Beyond the Big Four
The phenomenal register-ringing success of the berry category begs the question: what’s next?
“The big four — strawberries, blueberries, raspberries and blackberries — dominate, but we have brought in goldenberries on an in-and-out basis,” says Randy Bohaty, produce director for B&R Stores, an 18-store chain based in Lincoln, NE, that operates under the Russ’s Markets, SuperSaver, Apple Market and Save Best banners.
Goldenberries, also called Cape Gooseberries, boysenberries, pineberries or white strawberries, red currants and kiwi berries are among the specialty berries available from import markets throughout the year.
“Goldenberries, recognized by their outer papery husk, have been available for more than 20 years, although most Americans don’t know they exist,” says Robert Schueller, director of public relations for Melissa’s/World Variety Produce, Los Angeles. “One reason is that this berry goes by many names, such as Peachy Berry in Texas and Ground cherry in Canada. With more and nearly year-round availability, we’re seeing around an 8 percent growth rate in sales mainly from high-end retailers. In other words, we sell about 10,000 4.5-pound cases of 6- to 8-ounce clamshells a year. Even so, Goldenberries only make up about 2 percent or less of total berry category sales.”
One of the biggest issues with gooseberries is the growing region, according to Alex Henderson, berry category manager for Southern Specialities in Pompano Beach, FL. “Colombia’s soil doesn’t produce the same flavor as the gooseberries of the Peruvian Andes, and therefore this one berry finds difficulty establishing any real footing in the United States. Until the flavor is improved and consistent, it will still be a side item that retailers will most likely carry as a small specialty item with no real growth expectations.”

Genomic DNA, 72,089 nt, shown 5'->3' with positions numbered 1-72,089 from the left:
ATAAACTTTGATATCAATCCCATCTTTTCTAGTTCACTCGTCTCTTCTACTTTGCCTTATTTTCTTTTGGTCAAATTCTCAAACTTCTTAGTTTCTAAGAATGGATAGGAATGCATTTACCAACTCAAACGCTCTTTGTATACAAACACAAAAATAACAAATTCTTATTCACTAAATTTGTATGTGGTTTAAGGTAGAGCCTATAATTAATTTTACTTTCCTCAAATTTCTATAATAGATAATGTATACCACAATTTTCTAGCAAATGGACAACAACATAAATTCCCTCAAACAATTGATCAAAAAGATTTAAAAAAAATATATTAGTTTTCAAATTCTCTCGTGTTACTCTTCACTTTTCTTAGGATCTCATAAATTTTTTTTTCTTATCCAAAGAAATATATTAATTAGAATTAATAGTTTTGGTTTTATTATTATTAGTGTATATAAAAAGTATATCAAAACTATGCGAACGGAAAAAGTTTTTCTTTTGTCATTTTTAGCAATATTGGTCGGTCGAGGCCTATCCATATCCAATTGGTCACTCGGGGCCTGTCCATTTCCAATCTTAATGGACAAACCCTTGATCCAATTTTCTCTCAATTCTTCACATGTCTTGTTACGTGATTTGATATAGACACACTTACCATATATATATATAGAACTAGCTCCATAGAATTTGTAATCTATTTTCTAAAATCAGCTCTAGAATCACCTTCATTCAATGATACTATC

Boysenberries are difficult to grow and highly perishable, thus limiting their commercial viability, says Jim Roberts, vice president of sales for Naturipe Farms in Naples, FL. “Chile does grow and export some red currants in December and January, and pine or white strawberries. There’s not a lot of demand or fresh consumption of these beyond specialty retailers and foodservice.”
Red currants are the most expensive berry on a per-pound basis, according to Schueller. “That’s why they are sold in 3- to 6-ounce clamshells, to make a more attractive price point, and only make up about an eighth of a percent of berry category sales. We sell about 600 to 800 2.4-pound cases each year.”
New Zealand exports kiwiberries into the U.S. market in March and April.
“Like currants, kiwiberries are only a fraction of category sales. We sell about 1,000 4.5-pound cases annually. However, kiwiberries are distributed into most major metropolitan markets,” says Schueller.
These specialty berries are all best merchandised with their mainstream counterparts in a berry patch type display, adds Schueller.